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Unaddressed, Global Warming Will Be Local News...Everywhere

John Shields, our environmental columnist, interviews a global warming expert. You just might be shocked at what he has to say.

It struck me recently that while I strive to bring you practical reminders about living more environmentally minded—driving more efficiently, insulating your home and reducing the miles your food travels—the greatest impact I can hope to make is to demystify the sometimes clouded realities about global warming.

That's because once you grasp the gravity and immediacy of the issue, you can't not feel compelled to become an active part of the solution. For the sake of future generations, take the time to comprehend the fundamentals, and if something seems unclear, go explore it with someone who knows.

I did just that by reaching out to Ed Stern. A longtime Cinnaminson resident, 84-year-old Stern had a past life in clinical sociology, but in his later years has transformed into a whiz on the science of climate change. He's taught courses through Burlington County College's L.I.F.E. program for retirees on the topic, as well as at the . I visited Stern in his home, and among a collection of science volumes old and new, we dove headfirst into the facts.

What is global warming?

Global warming is a trend that has taken place since the Industrial Revolution, as evidenced by a worldwide rise in the average surface temperature (of about 1.4 degrees Fahrenheit). It is a result of the greenhouse effect, which describes the way carbon dioxide in our atmosphere holds in the planet's heat. The right amount of it makes it habitable for life—the great excesses we've released in the past 30 years specifically is set to leave us sweltering.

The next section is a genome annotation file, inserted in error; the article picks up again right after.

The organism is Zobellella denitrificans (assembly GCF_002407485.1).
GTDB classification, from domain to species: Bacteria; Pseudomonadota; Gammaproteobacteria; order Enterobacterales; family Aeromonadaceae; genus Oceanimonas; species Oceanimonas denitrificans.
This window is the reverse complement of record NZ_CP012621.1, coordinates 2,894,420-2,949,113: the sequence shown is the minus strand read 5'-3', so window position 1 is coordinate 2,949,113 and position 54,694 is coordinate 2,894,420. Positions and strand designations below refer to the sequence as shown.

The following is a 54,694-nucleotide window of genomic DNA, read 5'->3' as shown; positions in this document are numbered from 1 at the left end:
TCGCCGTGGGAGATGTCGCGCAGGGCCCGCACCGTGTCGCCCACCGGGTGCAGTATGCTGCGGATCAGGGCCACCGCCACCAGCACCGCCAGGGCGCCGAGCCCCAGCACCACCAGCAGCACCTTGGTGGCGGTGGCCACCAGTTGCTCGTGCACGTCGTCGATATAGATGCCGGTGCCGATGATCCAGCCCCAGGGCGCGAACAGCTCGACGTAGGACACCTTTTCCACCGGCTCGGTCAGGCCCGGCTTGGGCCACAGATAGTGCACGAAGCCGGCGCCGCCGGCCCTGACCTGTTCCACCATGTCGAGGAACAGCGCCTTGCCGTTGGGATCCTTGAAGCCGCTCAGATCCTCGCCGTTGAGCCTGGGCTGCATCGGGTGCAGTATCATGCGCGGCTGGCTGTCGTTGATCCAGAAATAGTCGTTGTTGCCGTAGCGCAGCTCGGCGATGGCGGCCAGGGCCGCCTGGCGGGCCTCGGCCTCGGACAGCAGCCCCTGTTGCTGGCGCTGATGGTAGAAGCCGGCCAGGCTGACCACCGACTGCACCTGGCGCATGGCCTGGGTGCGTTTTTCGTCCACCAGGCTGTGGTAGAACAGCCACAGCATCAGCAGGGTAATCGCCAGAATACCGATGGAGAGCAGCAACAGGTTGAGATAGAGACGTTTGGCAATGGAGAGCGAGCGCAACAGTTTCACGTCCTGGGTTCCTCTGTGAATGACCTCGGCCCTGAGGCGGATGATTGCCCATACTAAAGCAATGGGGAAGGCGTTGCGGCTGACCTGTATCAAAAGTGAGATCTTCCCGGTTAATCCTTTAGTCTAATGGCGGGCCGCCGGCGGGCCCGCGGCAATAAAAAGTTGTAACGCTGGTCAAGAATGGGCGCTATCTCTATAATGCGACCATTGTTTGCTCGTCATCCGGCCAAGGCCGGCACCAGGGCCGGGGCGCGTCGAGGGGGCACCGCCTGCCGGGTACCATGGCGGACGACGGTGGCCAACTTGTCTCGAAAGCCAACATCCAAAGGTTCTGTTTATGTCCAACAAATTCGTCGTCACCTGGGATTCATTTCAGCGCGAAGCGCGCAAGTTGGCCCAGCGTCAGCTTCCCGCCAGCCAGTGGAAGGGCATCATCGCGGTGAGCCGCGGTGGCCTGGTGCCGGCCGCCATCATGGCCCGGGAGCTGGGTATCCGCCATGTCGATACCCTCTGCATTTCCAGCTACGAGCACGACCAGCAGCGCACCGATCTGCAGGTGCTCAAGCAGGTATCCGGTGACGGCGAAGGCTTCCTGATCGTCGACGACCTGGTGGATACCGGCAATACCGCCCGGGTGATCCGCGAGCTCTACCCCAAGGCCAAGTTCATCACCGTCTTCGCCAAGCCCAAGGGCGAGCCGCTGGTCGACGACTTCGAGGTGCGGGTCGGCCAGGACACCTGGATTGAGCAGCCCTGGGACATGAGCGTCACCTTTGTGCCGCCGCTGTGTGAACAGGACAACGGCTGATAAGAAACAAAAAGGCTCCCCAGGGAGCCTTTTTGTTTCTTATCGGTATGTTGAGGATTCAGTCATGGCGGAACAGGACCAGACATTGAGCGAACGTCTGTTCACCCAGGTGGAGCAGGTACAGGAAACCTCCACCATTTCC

What is causing it?

To a small degree, warming (and cooling) happens as part of the planet's natural cycles, but the significant changes right in our face tell us the pace is quickening to a degree there must be an exogenous cause. That cause is us, and the vast systems that comprise our grand industrial machine. Greenhouse gas emissions—mostly from energy production, namely the burning of coal—are toxifying our one livable ecosystem.

Meanwhile, rampant deforestation is the speeding up the process, as trees are nature's way of collecting and storing carbon dioxide. Slashing forests debilitates Earth's mechanism for balancing itself.

Where's the evidence?

The reason the average person should believe in man-made global warming is the same reason we believe our cardiologist—we trust experts. But this is like having many thousands of cardiologists all poring over your charts. Every climate scientist is studying the matter, and they no longer seriously debate the theory's validity. Stating it conservatively, more than ninety percent of the experts agree on this one.

And the hard evidence is all around us, starting with the warming temperatures and creeping seasons, but also direct observation of the world tells us something just ain't right. The ocean's pH levels are trending too far toward acidic, ice sheets are melting as though in fast-forward, and the bleaching (i.e., dying) of coral reefs are all symptoms of the disease.